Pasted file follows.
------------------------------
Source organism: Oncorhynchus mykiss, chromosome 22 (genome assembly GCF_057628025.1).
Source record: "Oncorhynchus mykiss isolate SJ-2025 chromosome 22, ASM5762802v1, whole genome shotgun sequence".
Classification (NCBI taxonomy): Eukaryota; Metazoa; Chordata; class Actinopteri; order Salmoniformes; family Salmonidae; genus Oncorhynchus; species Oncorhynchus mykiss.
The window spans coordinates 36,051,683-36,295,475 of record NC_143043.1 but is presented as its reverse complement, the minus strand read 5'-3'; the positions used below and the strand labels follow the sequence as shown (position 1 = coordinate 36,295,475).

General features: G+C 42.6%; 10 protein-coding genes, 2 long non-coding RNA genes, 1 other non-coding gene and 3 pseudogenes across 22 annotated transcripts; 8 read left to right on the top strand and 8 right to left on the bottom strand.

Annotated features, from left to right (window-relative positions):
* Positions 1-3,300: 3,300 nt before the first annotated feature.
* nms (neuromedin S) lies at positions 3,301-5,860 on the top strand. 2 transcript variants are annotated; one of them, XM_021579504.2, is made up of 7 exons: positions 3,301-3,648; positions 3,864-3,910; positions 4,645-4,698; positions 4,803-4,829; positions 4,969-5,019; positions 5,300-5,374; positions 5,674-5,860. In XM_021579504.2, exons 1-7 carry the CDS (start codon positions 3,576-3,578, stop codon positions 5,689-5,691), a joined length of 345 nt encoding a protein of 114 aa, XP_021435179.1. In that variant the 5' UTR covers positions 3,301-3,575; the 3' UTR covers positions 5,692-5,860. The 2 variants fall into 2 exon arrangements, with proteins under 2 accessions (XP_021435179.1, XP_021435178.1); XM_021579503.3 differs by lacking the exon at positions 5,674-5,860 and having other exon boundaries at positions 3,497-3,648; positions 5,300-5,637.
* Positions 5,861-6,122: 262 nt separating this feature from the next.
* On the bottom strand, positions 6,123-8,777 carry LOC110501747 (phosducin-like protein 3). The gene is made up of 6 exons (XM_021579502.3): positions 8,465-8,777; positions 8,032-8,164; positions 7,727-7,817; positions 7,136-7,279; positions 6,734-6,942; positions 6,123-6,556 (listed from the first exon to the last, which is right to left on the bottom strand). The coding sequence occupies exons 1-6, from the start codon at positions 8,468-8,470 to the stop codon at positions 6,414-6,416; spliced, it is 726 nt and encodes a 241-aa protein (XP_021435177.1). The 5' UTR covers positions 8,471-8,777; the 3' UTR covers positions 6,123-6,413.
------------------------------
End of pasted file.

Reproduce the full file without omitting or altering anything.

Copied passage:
Source organism: Oncorhynchus mykiss, chromosome 22 (genome assembly GCF_057628025.1).
Source record: "Oncorhynchus mykiss isolate SJ-2025 chromosome 22, ASM5762802v1, whole genome shotgun sequence".
Classification (NCBI taxonomy): Eukaryota; Metazoa; Chordata; class Actinopteri; order Salmoniformes; family Salmonidae; genus Oncorhynchus; species Oncorhynchus mykiss.
The window spans coordinates 36,051,683-36,295,475 of record NC_143043.1 but is presented as its reverse complement, the minus strand read 5'-3'; the positions used below and the strand labels follow the sequence as shown (position 1 = coordinate 36,295,475).

General features: G+C 42.6%; 10 protein-coding genes, 2 long non-coding RNA genes, 1 other non-coding gene and 3 pseudogenes across 22 annotated transcripts; 8 read left to right on the top strand and 8 right to left on the bottom strand.

Annotated features, from left to right (window-relative positions):
* Positions 1-3,300: 3,300 nt before the first annotated feature.
* nms (neuromedin S) lies at positions 3,301-5,860 on the top strand. 2 transcript variants are annotated; one of them, XM_021579504.2, is made up of 7 exons: positions 3,301-3,648; positions 3,864-3,910; positions 4,645-4,698; positions 4,803-4,829; positions 4,969-5,019; positions 5,300-5,374; positions 5,674-5,860. In XM_021579504.2, exons 1-7 carry the CDS (start codon positions 3,576-3,578, stop codon positions 5,689-5,691), a joined length of 345 nt encoding a protein of 114 aa, XP_021435179.1. In that variant the 5' UTR covers positions 3,301-3,575; the 3' UTR covers positions 5,692-5,860. The 2 variants fall into 2 exon arrangements, with proteins under 2 accessions (XP_021435179.1, XP_021435178.1); XM_021579503.3 differs by lacking the exon at positions 5,674-5,860 and having other exon boundaries at positions 3,497-3,648; positions 5,300-5,637.
* Positions 5,861-6,122: 262 nt separating this feature from the next.
* On the bottom strand, positions 6,123-8,777 carry LOC110501747 (phosducin-like protein 3). The gene is made up of 6 exons (XM_021579502.3): positions 8,465-8,777; positions 8,032-8,164; positions 7,727-7,817; positions 7,136-7,279; positions 6,734-6,942; positions 6,123-6,556 (listed from the first exon to the last, which is right to left on the bottom strand). The coding sequence occupies exons 1-6, from the start codon at positions 8,468-8,470 to the stop codon at positions 6,414-6,416; spliced, it is 726 nt and encodes a 241-aa protein (XP_021435177.1). The 5' UTR covers positions 8,471-8,777; the 3' UTR covers positions 6,123-6,413.